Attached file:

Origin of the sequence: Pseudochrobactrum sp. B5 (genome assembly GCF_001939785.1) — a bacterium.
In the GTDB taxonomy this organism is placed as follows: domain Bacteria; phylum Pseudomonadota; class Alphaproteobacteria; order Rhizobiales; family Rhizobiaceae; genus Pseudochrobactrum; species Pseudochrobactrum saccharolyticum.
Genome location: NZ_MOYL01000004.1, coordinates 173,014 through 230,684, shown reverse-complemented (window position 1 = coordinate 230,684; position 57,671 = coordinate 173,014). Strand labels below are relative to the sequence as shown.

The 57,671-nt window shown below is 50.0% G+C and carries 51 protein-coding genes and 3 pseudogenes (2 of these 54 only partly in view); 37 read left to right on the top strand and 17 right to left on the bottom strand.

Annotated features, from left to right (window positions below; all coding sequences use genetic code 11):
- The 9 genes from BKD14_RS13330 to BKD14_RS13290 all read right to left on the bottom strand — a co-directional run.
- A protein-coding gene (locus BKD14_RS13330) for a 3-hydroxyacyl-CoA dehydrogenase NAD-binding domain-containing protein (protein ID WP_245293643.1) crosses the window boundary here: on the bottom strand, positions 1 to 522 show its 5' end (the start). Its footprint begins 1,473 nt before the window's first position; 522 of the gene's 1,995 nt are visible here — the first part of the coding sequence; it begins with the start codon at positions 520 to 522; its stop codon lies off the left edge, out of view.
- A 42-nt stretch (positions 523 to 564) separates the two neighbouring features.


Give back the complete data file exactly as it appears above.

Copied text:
Origin of the sequence: Pseudochrobactrum sp. B5 (genome assembly GCF_001939785.1) — a bacterium.
In the GTDB taxonomy this organism is placed as follows: domain Bacteria; phylum Pseudomonadota; class Alphaproteobacteria; order Rhizobiales; family Rhizobiaceae; genus Pseudochrobactrum; species Pseudochrobactrum saccharolyticum.
Genome location: NZ_MOYL01000004.1, coordinates 173,014 through 230,684, shown reverse-complemented (window position 1 = coordinate 230,684; position 57,671 = coordinate 173,014). Strand labels below are relative to the sequence as shown.

The 57,671-nt window shown below is 50.0% G+C and carries 51 protein-coding genes and 3 pseudogenes (2 of these 54 only partly in view); 37 read left to right on the top strand and 17 right to left on the bottom strand.

Annotated features, from left to right (window positions below; all coding sequences use genetic code 11):
- The 9 genes from BKD14_RS13330 to BKD14_RS13290 all read right to left on the bottom strand — a co-directional run.
- A protein-coding gene (locus BKD14_RS13330) for a 3-hydroxyacyl-CoA dehydrogenase NAD-binding domain-containing protein (protein ID WP_245293643.1) crosses the window boundary here: on the bottom strand, positions 1 to 522 show its 5' end (the start). Its footprint begins 1,473 nt before the window's first position; 522 of the gene's 1,995 nt are visible here — the first part of the coding sequence; it begins with the start codon at positions 520 to 522; its stop codon lies off the left edge, out of view.
- A 42-nt stretch (positions 523 to 564) separates the two neighbouring features.